Blazers links: Tying up loose ends from All-Star weekend
Damian Lillard and LaMarcus Aldridge were busy guys this weekend in New Orleans. Here’s a round up of some of the best content that came from All-Star weekend.
The Trail Blazers put together a nice video recap from the weekend:
Chris Haynes of CSNNW.com reports that some anonymous players told LaMarcus Aldridge they have interest in coming to Portland to play with he and Lillard.
When you’re winning, players want to follow. And according to Aldridge, a couple of All-Star players that shall remain anonymous have approached him, telling him that they would like to play with himself and Damian Lillard in Portland.
“Definitely a few guys have told me that this weekend,” Aldridge informed CSNNW.com.
Aldridge and Lillard say they haven’t actively recruited players over the course of the weekend, which is revealing, meaning those anonymous players went out of their way to express their interest in playing for the Trail Blazers.
“I think winning and the type of people that we are will attract people,” Lillard said. “In that way, I guess we are recruiting but I haven’t actively done so.”
Haynes also reported that Portland is out of the running to host the 2017 All-Star game.
Bruce Ely of the Oregonian put together a nice photo essay of Lillard’s weekend.
Ben Golliver had a more league-wide perspective with the same idea over at The Point Forward blog for SI.com.
The NBA featured Damian Lillard heavily in their All-Star Saturday mini-movie
“The #4BarFriday concept started when Instagram came out with the 15-second videos, and I said, ‘That’s enough time to do four bars,’” Lillard told the crowd when he took the stage at about 11p.m. on Friday night. “So I talked to a few people who thought it was a good idea to make it a trending topic on Instagram and come up with something every Friday.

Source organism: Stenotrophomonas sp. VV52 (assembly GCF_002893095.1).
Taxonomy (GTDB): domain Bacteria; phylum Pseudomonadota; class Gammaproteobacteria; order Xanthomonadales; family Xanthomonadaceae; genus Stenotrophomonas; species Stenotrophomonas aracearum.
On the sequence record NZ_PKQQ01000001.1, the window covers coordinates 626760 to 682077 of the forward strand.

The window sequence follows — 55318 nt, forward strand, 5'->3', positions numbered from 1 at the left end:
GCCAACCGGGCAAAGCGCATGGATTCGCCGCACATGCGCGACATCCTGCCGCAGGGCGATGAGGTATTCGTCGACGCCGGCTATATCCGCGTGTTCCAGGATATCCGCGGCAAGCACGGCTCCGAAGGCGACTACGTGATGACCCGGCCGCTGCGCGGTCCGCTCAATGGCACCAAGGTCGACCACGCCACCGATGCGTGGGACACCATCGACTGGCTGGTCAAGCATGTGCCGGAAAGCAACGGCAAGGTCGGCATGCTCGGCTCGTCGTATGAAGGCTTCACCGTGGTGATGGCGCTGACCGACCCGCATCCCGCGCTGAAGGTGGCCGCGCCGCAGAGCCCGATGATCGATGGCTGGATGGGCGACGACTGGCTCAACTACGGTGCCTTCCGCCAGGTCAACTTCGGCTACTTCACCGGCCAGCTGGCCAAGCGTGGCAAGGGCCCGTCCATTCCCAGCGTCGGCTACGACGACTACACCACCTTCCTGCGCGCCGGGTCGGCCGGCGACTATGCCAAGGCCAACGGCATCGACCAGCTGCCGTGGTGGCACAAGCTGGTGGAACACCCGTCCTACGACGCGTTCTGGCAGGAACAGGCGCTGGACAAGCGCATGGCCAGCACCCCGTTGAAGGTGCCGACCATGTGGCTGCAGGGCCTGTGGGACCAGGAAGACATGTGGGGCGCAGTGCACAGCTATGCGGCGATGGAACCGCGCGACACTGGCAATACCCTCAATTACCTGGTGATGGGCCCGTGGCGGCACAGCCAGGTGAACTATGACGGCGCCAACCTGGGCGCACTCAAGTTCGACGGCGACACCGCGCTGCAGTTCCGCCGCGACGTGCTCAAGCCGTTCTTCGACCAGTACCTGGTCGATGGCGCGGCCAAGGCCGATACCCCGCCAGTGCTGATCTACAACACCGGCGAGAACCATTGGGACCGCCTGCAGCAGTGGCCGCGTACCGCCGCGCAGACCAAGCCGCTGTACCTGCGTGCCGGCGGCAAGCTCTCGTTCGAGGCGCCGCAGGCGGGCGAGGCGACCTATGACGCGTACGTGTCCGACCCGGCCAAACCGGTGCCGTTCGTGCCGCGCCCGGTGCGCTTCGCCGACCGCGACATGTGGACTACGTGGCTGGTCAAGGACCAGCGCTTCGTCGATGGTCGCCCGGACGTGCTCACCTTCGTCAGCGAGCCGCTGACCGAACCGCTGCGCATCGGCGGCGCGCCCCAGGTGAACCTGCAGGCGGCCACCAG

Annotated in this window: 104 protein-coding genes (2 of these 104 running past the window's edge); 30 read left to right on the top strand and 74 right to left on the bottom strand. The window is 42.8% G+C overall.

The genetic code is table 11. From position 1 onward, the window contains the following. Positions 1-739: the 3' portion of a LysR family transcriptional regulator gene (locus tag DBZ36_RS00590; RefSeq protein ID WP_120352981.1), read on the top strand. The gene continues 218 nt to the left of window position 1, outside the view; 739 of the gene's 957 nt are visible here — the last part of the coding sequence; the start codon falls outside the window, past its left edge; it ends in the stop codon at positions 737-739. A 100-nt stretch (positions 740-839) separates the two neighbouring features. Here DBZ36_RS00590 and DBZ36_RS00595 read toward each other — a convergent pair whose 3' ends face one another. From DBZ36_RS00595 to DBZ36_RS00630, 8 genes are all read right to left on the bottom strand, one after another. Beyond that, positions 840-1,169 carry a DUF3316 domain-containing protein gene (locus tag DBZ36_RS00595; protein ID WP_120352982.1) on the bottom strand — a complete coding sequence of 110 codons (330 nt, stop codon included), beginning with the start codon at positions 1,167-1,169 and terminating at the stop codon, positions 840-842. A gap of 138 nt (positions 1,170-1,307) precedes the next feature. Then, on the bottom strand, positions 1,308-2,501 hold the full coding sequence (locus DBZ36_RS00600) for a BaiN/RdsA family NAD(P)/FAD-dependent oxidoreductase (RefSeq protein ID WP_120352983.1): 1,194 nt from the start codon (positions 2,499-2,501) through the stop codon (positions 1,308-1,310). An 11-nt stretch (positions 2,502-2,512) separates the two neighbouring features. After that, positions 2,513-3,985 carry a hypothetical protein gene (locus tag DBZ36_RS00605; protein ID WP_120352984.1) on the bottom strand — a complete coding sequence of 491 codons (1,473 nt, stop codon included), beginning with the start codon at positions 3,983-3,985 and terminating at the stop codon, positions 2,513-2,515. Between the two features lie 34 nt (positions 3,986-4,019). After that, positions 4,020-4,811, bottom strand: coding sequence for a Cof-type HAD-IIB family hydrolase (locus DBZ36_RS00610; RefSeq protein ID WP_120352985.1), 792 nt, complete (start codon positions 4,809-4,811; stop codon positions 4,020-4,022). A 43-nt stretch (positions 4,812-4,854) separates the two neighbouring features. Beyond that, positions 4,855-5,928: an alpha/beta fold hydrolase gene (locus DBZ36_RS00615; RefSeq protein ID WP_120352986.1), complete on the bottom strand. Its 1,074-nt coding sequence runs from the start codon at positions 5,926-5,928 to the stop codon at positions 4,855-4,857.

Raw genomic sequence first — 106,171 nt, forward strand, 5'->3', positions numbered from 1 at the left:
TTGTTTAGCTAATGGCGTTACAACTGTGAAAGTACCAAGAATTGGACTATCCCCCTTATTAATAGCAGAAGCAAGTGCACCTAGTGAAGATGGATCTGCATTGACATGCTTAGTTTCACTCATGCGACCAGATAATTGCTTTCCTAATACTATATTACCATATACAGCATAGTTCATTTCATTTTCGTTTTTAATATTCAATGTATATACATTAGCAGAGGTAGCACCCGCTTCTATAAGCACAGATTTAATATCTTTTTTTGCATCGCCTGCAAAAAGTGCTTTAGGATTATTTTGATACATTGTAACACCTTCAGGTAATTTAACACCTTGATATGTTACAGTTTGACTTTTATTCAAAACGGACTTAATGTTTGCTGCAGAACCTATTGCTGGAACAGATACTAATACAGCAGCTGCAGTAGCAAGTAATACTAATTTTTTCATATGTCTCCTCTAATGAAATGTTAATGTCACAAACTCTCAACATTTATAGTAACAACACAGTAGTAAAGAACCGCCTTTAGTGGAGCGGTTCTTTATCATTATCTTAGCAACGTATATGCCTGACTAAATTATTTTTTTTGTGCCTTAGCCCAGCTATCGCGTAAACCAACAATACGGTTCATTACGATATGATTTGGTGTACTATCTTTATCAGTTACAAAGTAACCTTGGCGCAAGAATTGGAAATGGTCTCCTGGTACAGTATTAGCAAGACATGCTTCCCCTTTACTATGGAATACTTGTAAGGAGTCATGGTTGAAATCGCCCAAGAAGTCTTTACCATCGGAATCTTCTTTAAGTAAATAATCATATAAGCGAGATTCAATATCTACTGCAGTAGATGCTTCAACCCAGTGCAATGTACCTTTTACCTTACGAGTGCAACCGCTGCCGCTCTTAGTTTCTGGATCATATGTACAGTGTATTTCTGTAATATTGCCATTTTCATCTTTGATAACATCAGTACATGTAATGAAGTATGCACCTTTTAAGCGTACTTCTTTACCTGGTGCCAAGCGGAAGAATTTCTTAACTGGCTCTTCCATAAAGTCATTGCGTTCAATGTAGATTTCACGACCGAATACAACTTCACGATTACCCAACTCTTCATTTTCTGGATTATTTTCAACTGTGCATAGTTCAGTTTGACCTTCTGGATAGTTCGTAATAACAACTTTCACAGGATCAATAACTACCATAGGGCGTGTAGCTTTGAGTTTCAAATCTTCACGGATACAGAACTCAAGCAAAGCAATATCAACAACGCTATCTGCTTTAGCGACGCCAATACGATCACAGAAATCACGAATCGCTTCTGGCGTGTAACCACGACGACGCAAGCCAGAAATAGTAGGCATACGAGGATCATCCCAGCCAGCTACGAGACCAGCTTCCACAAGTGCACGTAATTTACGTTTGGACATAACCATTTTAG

“I’ve been fortunate enough to have a lot of famous people and a lot of my friends and people who follow me on social networks really jump onto it and help me spread the word and get a lot of people involved in it.”
Eight contestants, hand-selected from the regulars on Instagram, competed with each other in pairs, backed by the influential Cash Money Records DJ and producer Mannie Fresh. The contestants could each choose to rap for 15 seconds a cappella or with musical accompaniment (they were about evenly split), with the volume of the crowd picking the winner of each round.
Matt Moore of CBSSports.com reports that LaMarcus Aldridge feels “vindicated” as he is finally getting recognition for his production.
For him, the vindication of being an All-Star and getting recognition for his play is a long time coming.
“It’s definitely a good feeling of vindication. I think I’ve done some pretty good things. ”
So why has it taken this long?
“Being in the Northwest and not being on national TV as much I think has had something to do with it. But it definitely feels good to be a part of the conversations now.”
Ben Golliver transcribed the post-game quotes from Aldridge and Lillard following the All-Star game over at Blazersedge.com.
Mike Tokito had a recap of the game over at OregonLive.com.
Sean Deveney of the Sporting News had a lengthy feature on Lillard where Damian says he feels like he belongs amongst the game’s biggest stars.
But here he was in a room with the best players in the NBA, some of the greatest of all time. And it struck him that he was not out of place. He was one of them, one of the best. There was no overlooking him now.
Asked what his favorite part of the weekend has been, Lillard said, “The company. Last season, I was just in awe, being here and looking around and seeing all the Hall of Famers and LeBron and Chris Paul and Blake Griffin, I was in awe. Now, I am part of that group. I am in the All-Star game, it is a different feeling. I feel like I belong. I always had that confidence, but now it is like, I am here, I am here with them.”